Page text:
Step back in time at Rheinland open air museum

  • Published
  • By Frank L. Johnson
  • 52nd Medical Operations Squadron
Looking for insights into how people lived and worked in this rural area of Germany during the past 500 years?

Then take the easy 90-kilometer drive north of Bitburg to the wonderful Rheinnischen Freilichtmuseum, Open Air Museum of the Rheinland. During our years of traveling, my wife and I have visited a number of other open air museums Sturbridge Village in Massachusetts; Nevada City/Virginia City, Montana; Colonial Williamsburg; Shaker villages in Kentucky and New Hampshire; and others in Japan, Belgium and Holland. The Rheinnischen Freilichtmuseum ranks among the very best.

About 65 historic buildings from around the Rheinland were brought to the 200 acre park, reassembled and grouped into villages representing four regions Eifel/Eifel-Vorland, Westerwald/Mittelrhein, Niederrhein and Bergisches Land. The various farm and village buildings date from the 1500s through the 1800s and have been faithfully furnished with period furniture, farm equipment and implements of various trades. A separate area of modern buildings houses additional exhibits.

Buildings include houses, barns, windmills, sawmill powered by a waterwheel, a schoolhouse, village church, village store and a working restaurant the Gastwirtschaft zur Post. Museum employees dressed in period costume display skills in trades such as baking, blacksmithing, farming and broom making. We visited a blacksmith shop, a broom-maker's workshop and the wheelwright shop. Among the many interesting displays are looms, a bee apiary, wooden wine presses with enormous wooden screws and an ancient forerunner of the wheelbarrow.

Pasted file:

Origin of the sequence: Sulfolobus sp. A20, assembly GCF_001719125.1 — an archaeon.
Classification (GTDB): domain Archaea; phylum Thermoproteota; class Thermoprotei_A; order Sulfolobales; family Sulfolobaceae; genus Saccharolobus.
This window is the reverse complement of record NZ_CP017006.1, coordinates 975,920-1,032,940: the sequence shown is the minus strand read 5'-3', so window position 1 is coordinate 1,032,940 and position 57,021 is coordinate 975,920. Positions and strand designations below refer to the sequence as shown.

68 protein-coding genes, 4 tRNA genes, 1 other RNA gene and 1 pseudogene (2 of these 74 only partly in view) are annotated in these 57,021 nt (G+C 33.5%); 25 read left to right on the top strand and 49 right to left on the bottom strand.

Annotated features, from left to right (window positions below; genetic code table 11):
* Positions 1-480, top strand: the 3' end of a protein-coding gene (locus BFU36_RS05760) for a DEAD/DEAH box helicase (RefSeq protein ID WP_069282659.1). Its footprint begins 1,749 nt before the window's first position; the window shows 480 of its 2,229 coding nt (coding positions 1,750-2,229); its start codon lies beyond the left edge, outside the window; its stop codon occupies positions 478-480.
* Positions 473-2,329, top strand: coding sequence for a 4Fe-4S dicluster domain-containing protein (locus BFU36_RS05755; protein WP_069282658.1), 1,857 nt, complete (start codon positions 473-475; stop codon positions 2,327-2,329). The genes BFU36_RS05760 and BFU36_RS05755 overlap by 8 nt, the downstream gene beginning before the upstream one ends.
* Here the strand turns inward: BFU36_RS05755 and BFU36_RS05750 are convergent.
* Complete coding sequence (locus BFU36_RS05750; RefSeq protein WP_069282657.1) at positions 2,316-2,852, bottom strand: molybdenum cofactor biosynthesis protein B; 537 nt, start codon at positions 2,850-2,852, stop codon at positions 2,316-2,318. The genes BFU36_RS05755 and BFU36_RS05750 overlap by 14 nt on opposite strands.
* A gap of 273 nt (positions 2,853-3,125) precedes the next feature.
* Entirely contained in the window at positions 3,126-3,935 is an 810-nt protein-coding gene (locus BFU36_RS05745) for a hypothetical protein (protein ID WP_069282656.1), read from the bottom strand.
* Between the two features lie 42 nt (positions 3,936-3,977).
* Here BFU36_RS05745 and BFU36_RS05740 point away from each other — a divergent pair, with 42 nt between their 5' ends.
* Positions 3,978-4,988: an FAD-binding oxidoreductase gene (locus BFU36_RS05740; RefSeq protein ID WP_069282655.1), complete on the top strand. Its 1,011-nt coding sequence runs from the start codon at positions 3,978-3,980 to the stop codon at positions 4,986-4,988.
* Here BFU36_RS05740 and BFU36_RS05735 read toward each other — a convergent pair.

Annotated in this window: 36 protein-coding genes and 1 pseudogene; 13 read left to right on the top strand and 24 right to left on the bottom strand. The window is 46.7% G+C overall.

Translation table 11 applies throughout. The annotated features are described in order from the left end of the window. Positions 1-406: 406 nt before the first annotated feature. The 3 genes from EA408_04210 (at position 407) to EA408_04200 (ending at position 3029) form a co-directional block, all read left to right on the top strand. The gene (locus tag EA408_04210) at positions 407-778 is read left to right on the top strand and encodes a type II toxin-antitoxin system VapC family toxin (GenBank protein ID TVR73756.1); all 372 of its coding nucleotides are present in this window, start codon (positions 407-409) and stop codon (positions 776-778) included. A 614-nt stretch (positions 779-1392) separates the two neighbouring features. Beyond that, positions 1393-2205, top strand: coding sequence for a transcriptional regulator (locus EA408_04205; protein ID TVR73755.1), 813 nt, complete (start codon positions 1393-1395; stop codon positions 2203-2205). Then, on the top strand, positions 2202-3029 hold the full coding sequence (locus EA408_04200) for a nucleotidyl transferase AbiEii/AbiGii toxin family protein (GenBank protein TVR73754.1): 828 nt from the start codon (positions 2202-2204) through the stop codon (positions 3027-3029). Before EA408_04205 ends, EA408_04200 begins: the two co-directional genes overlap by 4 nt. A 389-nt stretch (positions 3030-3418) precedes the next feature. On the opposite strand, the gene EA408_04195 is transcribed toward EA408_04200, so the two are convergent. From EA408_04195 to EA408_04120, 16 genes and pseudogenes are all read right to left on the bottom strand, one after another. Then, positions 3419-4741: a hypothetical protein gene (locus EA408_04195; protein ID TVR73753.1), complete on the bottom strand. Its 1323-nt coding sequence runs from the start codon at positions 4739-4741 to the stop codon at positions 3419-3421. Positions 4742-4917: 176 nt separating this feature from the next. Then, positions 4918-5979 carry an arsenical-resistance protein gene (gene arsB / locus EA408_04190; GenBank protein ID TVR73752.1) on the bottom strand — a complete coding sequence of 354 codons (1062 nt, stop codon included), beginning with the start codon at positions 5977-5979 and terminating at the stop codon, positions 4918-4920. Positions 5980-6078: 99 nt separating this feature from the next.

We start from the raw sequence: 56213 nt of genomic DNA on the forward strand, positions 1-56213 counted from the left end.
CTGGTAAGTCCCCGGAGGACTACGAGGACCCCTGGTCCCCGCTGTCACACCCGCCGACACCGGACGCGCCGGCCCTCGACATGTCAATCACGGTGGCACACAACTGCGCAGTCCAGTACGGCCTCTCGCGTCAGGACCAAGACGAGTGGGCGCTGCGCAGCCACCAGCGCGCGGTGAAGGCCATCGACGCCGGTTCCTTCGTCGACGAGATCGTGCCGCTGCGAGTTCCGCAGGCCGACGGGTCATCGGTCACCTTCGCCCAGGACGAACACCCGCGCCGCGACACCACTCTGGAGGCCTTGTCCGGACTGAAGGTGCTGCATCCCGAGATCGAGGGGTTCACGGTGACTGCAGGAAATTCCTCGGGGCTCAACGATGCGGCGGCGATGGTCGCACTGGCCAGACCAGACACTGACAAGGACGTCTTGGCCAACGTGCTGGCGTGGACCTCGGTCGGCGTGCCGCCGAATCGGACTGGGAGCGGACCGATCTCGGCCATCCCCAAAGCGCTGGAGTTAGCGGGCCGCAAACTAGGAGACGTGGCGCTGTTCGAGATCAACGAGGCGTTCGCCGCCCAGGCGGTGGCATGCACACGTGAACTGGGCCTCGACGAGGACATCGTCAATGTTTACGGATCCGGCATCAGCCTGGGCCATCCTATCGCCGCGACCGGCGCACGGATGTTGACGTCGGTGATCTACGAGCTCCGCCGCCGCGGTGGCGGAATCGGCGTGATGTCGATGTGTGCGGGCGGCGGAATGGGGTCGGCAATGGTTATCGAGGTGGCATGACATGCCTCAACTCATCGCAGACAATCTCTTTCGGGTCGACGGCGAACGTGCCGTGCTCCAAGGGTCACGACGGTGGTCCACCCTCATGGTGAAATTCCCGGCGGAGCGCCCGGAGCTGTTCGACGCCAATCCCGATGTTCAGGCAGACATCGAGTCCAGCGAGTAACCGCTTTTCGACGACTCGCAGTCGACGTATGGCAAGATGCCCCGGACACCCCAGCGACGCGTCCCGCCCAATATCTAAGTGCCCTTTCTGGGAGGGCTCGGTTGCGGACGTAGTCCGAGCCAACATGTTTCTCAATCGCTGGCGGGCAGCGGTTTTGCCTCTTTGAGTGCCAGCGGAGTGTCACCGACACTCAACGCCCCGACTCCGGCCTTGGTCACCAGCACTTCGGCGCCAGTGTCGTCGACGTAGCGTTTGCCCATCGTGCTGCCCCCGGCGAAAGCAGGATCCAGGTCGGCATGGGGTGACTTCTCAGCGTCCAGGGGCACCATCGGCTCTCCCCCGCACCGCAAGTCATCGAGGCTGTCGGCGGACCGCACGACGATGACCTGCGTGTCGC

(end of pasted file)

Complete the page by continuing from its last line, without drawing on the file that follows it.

Many houses have narrow spiral stairways, wattle and daub construction, small windows and thatched roofs. Farm houses were often constructed at one end of the barn, with the living space the smallest portion of a building. Beds were built with curtains around them to help retain heat. Bedrooms were frequently built on the other side of the wall from the kitchen fireplace, allowing warmth from the fireplace to help heat the sleeping area.

Children are sure to enjoy the live animals which include geese, chickens, cows, horses, pigs, goats, sheep and frogs. And there is a playground which features swings, a child-propelled merry-go-round, slides and a see-saw.

The museum is open year round, even on German holidays, from 9 a.m. until 6 p.m. April through October, and from 10 a.m. until 4 p.m. from November through March. Admission for individual adults is 5.50 euro with discounts for families, children and groups.

From Spangahlem or Bitburg, take autobahn 60 to exit 4, Prum; highway 51 north to just east of Blankenheim; autobahn 1 north to exit 112, Metternich; then highway 266 a few kilometers north to Kommern.

We visited on a cool Sunday in early March. No doubt a visit on a warmer spring, summer or fall day would be even more enjoyable. During our four hours at the museum, we saw only about half of the various exhibits and we look forward to a second visit in the near future. A fair number of signs are in English and the museum store rents English language audio guides. For more information, visit or call 02443-99800.